Daughter of the Pirate King
By Tricia Levenseller
5 out of 5 stars
Sent on a mission to retrieve an ancient hidden map—the key to a legendary treasure trove—seventeen-year-old pirate captain Alosa deliberately allows herself to be captured by her enemies, giving her the perfect opportunity to search their ship.
More than a match for the ruthless pirate crew, Alosa has only one thing standing between her and the map: her captor, the unexpectedly clever and unfairly attractive first mate, Riden. But not to worry, for Alosa has a few tricks up her sleeve, and no lone pirate can stop the Daughter of the Pirate King.
Loved it! The banter is just so good! And my offer stands: I will give away my first born for an ARC of the sequel.
I had some online friends say they tried it and didn’t like it when they first got the book but I talked them (gently forced is probably the best description) to retry it and they did…and they loved it! So yea!!!!!!!!
The Black Witch
By Laurie Forest
5 out of 5 stars
Elloren Gardner is the granddaughter of the last prophesied Black Witch, Carnissa Gardner, who drove back the enemy forces and saved the Gardnerian people during the Realm War. But while she is the absolute spitting image of her famous grandmother, Elloren is utterly devoid of power in a society that prizes magical ability above all else.
When she is granted the opportunity to pursue her lifelong dream of becoming an apothecary, Elloren joins her brothers at the prestigious Verpax University to embrace a destiny of her own, free from the shadow of her grandmother’s legacy. But she soon realizes that the university, which admits all manner of people—including the fire-wielding, winged Icarals, the sworn enemies of all Gardnerians—is a treacherous place for the granddaughter of the Black Witch.
As evil looms on the horizon and the pressure to live up to her heritage builds, everything Elloren thought she knew will be challenged and torn away. Her best hope of survival may be among the most unlikely band of misfits…if only she can find the courage to trust those she’s been taught to hate and fear.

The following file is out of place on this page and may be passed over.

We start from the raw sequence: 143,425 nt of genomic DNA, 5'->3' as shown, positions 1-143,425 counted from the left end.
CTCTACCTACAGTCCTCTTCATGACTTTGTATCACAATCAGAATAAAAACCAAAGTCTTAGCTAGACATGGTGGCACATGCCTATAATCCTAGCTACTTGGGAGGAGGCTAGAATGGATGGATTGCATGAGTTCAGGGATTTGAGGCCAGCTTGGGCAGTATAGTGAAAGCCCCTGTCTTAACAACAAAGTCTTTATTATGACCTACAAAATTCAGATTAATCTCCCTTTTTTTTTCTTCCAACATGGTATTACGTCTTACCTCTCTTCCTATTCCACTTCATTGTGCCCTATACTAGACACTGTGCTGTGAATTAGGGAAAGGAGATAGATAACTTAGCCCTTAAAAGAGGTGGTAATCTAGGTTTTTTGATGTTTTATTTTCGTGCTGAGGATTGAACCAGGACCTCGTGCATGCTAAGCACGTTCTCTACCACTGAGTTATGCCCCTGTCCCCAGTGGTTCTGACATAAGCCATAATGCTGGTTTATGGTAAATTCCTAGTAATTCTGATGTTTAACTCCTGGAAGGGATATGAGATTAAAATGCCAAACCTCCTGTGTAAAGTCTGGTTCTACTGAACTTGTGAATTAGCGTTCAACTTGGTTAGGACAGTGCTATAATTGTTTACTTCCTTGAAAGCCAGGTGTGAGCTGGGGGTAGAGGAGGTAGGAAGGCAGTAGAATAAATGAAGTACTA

I did a pretty long review of this before so I don’t want to be repetitive. This book is just…I find it so incredibly ironic that people have judged this book so harshly when they have never read it. The original blogger that started the whole controversy has a right to her opinion and while I may not agree with it, she took the time to read the book and write out a long review. The people following her and then bullying others is ASTOUNDING and honestly…very disappointing for a community that screams for diversity and new kinds of books. The entire point of the book is to think for yourself and experience life and use those experiences to make your own opinions. How ironic that so many people would be angry about the book based on the opinion of someone else.
A final thought I was able to finally formulate was…some of the criticism about it was that the main character has those eureka moments about her prejudices and then continues to say or think questionable/problematic things. I think…we all would love for our prejudices to be turned off like a light switch but that’s not how prejudices work. There’s so much institutional racism today in the world–I mean…in The Black Witch that we don’t realize we’ve said something offensive or problematic until it comes out of our mouth or we think it. That’s why Elloren does it.
This book is real. Like startling real and accurate for a fantasy. Maybe that is why people have a hard time with it. I keep coming back to this one thought. While I am happy to live outside of the United States, I remember maybe 10 years ago…the idea of having a President of the United States openly accept and work to legalize equal marriage was imaginable. The majority of the people weren’t with you. Now…in 2017…only 10 years later…it has totally flipped. While some of the older population may have died and the younger more liberal generation is now voting age, this swing in opinion required millions of people to change their stances. Whether we want to acknowledge it or not, we all grew up around institutional racism, sexism, homophobia and other isms. Pretending they don’t exist and we don’t conquer them seems so much more harmful to me.